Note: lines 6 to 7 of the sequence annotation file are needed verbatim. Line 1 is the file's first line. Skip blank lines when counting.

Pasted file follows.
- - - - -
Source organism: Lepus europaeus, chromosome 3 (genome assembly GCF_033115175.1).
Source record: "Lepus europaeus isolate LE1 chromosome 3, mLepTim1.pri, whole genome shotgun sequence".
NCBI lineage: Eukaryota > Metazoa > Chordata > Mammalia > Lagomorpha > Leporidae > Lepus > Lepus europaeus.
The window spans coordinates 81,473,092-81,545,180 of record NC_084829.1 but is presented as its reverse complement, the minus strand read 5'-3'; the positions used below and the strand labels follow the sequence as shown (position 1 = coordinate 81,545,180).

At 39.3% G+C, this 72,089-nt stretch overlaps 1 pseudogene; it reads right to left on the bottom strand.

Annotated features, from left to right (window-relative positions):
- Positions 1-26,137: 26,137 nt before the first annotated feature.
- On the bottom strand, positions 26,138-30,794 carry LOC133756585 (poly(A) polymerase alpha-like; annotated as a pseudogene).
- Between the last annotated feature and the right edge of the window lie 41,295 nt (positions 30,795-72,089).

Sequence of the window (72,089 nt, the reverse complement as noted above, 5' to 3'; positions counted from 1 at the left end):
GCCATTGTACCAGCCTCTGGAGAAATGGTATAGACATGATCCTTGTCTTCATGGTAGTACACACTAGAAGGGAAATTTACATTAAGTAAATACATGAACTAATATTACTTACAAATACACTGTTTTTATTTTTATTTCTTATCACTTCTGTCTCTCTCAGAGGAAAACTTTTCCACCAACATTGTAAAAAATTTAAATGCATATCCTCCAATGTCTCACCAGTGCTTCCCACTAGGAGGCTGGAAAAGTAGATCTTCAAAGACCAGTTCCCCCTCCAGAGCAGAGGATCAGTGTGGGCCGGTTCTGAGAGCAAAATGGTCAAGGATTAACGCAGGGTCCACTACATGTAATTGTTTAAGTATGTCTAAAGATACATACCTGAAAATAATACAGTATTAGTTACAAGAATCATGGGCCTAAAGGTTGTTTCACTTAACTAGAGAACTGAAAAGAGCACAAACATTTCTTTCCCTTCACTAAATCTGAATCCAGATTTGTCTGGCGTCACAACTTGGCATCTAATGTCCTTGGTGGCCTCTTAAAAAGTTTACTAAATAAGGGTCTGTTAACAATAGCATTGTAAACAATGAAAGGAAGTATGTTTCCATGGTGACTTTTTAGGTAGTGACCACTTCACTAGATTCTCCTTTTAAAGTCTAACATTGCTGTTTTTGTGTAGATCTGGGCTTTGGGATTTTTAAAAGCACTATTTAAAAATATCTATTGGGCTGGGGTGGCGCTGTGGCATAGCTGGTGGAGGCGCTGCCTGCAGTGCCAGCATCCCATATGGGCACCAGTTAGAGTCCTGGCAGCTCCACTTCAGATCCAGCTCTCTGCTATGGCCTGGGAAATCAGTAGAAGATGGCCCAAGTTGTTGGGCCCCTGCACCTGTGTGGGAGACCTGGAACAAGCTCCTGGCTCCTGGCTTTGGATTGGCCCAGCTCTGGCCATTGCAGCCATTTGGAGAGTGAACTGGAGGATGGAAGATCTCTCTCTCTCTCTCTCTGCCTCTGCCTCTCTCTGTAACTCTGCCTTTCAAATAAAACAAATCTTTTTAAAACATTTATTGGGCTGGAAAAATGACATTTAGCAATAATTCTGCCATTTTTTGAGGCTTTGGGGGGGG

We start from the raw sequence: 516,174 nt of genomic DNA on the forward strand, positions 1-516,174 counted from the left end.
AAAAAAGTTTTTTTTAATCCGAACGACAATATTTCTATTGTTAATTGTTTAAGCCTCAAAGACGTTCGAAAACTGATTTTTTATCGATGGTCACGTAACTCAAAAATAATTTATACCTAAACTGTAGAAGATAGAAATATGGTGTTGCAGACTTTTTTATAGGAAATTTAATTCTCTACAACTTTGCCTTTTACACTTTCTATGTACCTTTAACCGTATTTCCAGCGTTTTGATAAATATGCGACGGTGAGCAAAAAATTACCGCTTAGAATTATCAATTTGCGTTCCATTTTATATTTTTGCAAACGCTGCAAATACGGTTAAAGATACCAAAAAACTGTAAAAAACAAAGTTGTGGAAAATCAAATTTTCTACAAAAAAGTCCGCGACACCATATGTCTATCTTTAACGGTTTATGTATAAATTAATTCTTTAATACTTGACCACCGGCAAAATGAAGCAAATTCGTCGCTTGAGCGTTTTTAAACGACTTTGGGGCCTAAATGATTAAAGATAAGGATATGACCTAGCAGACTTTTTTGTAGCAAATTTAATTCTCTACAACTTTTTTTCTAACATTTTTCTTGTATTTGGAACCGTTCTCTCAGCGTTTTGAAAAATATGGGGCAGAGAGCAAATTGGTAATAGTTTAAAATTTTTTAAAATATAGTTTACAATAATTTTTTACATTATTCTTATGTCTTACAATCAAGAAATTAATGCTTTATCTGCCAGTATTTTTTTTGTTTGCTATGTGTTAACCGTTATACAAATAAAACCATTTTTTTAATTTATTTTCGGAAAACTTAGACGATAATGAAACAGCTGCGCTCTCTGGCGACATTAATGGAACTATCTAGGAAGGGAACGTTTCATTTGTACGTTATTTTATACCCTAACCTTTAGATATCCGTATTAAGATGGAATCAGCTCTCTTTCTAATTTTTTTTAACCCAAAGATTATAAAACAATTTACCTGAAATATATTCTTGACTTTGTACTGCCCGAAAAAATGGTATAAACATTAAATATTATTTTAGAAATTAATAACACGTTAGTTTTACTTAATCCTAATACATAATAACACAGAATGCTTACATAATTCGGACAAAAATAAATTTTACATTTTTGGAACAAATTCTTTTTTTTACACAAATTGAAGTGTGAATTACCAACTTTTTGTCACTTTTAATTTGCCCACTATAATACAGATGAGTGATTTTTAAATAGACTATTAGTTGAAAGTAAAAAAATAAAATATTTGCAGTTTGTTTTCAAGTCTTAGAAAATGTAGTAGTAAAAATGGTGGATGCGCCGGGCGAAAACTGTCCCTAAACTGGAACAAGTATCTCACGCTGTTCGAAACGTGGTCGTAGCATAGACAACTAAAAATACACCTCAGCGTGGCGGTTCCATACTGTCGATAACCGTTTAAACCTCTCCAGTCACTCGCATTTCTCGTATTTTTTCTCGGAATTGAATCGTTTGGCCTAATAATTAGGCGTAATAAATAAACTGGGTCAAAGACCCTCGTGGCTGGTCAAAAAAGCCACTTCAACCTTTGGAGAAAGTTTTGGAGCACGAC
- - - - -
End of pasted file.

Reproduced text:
Annotated features, from left to right (window-relative positions):
- Positions 1-26,137: 26,137 nt before the first annotated feature.